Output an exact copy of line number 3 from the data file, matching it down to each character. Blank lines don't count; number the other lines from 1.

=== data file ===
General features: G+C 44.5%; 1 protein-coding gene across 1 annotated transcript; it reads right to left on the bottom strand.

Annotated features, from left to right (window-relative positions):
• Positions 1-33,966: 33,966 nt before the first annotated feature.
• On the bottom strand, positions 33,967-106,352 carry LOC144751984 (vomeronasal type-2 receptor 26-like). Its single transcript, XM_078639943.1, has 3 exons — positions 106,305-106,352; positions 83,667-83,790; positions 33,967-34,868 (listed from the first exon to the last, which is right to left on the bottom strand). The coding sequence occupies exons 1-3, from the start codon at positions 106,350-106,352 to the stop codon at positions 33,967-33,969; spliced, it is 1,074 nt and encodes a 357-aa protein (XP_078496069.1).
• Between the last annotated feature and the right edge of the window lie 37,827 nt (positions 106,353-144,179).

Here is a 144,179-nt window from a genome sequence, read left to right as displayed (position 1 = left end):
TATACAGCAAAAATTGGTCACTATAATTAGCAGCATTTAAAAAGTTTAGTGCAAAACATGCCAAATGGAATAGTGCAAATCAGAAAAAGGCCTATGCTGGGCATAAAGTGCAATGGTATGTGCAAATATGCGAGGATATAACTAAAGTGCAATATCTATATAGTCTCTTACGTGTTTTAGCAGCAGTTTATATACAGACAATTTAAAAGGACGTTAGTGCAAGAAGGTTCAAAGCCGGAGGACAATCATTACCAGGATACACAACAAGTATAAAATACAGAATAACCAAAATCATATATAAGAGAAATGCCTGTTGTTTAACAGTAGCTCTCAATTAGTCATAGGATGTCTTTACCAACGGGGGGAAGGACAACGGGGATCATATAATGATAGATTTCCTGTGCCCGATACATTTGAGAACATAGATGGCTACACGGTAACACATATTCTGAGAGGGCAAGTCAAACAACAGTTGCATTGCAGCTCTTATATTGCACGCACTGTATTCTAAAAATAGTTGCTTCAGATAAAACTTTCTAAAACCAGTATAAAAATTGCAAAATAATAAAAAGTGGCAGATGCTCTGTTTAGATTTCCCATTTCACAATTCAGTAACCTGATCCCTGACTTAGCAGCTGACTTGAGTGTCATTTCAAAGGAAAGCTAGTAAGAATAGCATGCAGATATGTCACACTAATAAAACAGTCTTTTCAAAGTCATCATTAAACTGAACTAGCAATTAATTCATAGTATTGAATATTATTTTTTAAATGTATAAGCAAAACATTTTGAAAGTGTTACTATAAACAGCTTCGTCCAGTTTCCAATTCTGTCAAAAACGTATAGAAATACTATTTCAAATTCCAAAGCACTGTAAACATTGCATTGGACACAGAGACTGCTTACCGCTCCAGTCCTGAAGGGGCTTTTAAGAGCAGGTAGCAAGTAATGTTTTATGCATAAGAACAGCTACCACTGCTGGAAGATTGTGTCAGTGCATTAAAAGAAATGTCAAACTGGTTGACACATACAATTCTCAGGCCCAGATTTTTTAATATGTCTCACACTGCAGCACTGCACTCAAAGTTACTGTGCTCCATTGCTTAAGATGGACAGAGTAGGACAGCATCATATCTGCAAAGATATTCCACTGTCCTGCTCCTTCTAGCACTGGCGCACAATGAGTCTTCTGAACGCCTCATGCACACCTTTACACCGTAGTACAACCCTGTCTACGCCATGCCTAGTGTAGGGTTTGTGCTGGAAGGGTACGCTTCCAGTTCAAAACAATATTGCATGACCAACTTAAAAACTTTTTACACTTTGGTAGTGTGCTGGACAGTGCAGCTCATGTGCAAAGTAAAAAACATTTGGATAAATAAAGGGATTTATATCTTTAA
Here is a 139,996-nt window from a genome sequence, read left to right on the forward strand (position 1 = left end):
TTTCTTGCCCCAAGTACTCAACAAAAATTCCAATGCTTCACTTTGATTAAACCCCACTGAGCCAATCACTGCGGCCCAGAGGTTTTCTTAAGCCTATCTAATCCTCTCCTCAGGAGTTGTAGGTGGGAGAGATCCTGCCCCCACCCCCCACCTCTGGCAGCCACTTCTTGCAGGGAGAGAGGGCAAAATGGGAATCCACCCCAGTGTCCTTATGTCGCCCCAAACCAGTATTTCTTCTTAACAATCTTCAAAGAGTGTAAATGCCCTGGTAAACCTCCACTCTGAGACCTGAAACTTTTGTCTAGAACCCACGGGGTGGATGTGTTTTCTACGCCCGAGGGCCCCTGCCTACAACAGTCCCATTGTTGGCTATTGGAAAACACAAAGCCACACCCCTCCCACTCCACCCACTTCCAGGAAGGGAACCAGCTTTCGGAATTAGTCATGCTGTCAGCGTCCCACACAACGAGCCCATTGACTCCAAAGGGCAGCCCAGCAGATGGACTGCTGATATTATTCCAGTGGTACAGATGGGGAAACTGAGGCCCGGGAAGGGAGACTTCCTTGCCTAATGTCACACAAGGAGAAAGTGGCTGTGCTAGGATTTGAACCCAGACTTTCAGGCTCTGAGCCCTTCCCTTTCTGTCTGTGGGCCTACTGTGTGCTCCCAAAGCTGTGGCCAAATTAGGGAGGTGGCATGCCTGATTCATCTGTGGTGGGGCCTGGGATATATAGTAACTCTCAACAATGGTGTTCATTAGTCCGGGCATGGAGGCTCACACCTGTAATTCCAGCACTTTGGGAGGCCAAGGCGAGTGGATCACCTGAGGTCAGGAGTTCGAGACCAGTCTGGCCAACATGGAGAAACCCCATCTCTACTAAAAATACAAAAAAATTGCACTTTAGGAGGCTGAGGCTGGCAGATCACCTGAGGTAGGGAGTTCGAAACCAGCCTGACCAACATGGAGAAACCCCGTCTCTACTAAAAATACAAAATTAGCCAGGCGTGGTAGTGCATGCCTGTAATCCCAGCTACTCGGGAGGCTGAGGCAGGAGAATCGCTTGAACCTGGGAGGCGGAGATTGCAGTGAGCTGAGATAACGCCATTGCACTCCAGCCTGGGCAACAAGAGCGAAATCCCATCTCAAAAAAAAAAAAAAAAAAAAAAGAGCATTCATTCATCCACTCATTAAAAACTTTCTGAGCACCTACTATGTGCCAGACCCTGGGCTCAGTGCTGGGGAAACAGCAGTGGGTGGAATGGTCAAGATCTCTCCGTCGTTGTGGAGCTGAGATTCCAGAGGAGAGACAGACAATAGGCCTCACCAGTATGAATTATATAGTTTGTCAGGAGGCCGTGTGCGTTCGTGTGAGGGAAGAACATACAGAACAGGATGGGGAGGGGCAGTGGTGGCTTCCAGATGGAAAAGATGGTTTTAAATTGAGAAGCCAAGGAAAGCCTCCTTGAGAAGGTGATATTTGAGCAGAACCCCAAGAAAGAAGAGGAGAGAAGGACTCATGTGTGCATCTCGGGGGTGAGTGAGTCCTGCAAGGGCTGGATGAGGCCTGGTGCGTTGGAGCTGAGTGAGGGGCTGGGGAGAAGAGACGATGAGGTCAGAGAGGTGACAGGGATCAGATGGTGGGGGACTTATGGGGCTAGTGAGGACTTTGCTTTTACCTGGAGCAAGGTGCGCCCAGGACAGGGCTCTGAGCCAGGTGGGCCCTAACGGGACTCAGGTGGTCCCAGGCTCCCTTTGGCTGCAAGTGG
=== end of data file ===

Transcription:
• Positions 1-33,966: 33,966 nt before the first annotated feature.